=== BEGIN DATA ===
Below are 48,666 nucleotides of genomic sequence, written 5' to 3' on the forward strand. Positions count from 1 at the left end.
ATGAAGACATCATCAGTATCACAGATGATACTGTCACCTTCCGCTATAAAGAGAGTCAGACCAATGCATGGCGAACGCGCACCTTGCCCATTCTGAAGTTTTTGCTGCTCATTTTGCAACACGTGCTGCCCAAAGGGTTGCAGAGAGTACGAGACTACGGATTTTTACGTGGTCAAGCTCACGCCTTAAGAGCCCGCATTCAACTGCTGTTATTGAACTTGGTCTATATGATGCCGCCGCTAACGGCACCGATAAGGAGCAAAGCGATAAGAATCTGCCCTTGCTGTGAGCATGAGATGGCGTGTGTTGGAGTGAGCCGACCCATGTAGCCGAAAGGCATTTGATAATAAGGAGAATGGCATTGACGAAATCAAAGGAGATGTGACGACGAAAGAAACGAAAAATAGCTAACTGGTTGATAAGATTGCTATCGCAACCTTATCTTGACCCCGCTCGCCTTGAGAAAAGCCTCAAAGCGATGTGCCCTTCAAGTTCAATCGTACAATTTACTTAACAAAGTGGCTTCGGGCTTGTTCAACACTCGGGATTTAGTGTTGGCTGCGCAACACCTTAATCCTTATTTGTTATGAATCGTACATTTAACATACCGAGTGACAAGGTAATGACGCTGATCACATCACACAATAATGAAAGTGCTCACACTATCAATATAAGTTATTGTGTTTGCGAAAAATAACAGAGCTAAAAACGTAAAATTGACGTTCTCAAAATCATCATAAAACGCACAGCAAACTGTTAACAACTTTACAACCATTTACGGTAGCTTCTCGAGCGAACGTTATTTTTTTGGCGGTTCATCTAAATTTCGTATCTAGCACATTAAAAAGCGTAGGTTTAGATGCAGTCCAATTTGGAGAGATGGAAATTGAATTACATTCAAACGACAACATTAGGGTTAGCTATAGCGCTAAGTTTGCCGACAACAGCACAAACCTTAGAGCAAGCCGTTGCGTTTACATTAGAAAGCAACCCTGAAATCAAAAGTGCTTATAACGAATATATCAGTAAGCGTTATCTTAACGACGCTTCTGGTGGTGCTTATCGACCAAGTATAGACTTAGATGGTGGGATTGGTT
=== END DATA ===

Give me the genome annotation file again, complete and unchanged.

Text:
Below are 48,666 nucleotides of genomic sequence, written 5' to 3' on the forward strand. Positions count from 1 at the left end.
ATGAAGACATCATCAGTATCACAGATGATACTGTCACCTTCCGCTATAAAGAGAGTCAGACCAATGCATGGCGAACGCGCACCTTGCCCATTCTGAAGTTTTTGCTGCTCATTTTGCAACACGTGCTGCCCAAAGGGTTGCAGAGAGTACGAGACTACGGATTTTTACGTGGTCAAGCTCACGCCTTAAGAGCCCGCATTCAACTGCTGTTATTGAACTTGGTCTATATGATGCCGCCGCTAACGGCACCGATAAGGAGCAAAGCGATAAGAATCTGCCCTTGCTGTGAGCATGAGATGGCGTGTGTTGGAGTGAGCCGACCCATGTAGCCGAAAGGCATTTGATAATAAGGAGAATGGCATTGACGAAATCAAAGGAGATGTGACGACGAAAGAAACGAAAAATAGCTAACTGGTTGATAAGATTGCTATCGCAACCTTATCTTGACCCCGCTCGCCTTGAGAAAAGCCTCAAAGCGATGTGCCCTTCAAGTTCAATCGTACAATTTACTTAACAAAGTGGCTTCGGGCTTGTTCAACACTCGGGATTTAGTGTTGGCTGCGCAACACCTTAATCCTTATTTGTTATGAATCGTACATTTAACATACCGAGTGACAAGGTAATGACGCTGATCACATCACACAATAATGAAAGTGCTCACACTATCAATATAAGTTATTGTGTTTGCGAAAAATAACAGAGCTAAAAACGTAAAATTGACGTTCTCAAAATCATCATAAAACGCACAGCAAACTGTTAACAACTTTACAACCATTTACGGTAGCTTCTCGAGCGAACGTTATTTTTTTGGCGGTTCATCTAAATTTCGTATCTAGCACATTAAAAAGCGTAGGTTTAGATGCAGTCCAATTTGGAGAGATGGAAATTGAATTACATTCAAACGACAACATTAGGGTTAGCTATAGCGCTAAGTTTGCCGACAACAGCACAAACCTTAGAGCAAGCCGTTGCGTTTACATTAGAAAGCAACCCTGAAATCAAAAGTGCTTATAACGAATATATCAGTAAGCGTTATCTTAACGACGCTTCTGGTGGTGCTTATCGACCAAGTATAGACTTAGATGGTGGGATTGGTT